Officials all-a-flutter and in a flap over EU office flagpole
HOW many people does it take to move a flagpole? Dozens, by the looks of things. The European Commission has its main office in Ireland in Dublin's Dawson Street – appropriately enough, it's called European Union House.
The building is owned by Irish Property Unit Trust (IPUT), an investment vehicle that owns a number of high-profile assets around Dublin. The IPUT's major unit-holders include the Eircom Pension Fund, CIE Pension Schemes, An Post and Guinness Pension Nominees.
The European Commission representative office applied in July to the council to move a flagpole (and the flag) a few feet higher and to another part of the wall outside the building. You wouldn't think it would be so much bother. The Rail Procurement Agency (RPA) objected because it said the new location could interfere with planned overhead Luas power lines.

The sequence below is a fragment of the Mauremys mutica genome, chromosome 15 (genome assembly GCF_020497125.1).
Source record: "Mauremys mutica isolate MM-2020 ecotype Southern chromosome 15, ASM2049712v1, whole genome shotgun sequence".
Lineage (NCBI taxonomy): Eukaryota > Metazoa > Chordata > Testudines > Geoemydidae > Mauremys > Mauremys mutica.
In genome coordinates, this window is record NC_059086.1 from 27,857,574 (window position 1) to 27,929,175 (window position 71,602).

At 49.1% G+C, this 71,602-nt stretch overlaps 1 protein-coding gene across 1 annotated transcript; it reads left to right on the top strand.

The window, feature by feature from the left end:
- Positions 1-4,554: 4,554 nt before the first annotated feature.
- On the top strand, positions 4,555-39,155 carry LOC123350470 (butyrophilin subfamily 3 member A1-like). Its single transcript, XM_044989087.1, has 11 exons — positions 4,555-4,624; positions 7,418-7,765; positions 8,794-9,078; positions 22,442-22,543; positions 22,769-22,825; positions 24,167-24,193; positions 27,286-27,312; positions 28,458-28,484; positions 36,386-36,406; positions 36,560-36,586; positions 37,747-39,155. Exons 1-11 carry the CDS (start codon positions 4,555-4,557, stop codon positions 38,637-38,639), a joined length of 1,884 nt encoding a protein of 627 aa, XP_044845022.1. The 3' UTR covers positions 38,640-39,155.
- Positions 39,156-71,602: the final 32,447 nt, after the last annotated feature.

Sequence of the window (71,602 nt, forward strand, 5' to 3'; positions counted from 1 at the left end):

The flagpole would only extend over part of the footpath. But the planner, who had to inspect the site, mind you, agreed that the European Commission bods would need to have a conversation with the RPA and then submit drawings showing a revised location for the flagpole and flag that would not interfere with overhead wires.
So now it will be back over to Node Architects to come up with a new drawing of a pole on a building. You think the Irish can't outdo Brussels officialdom? Think again.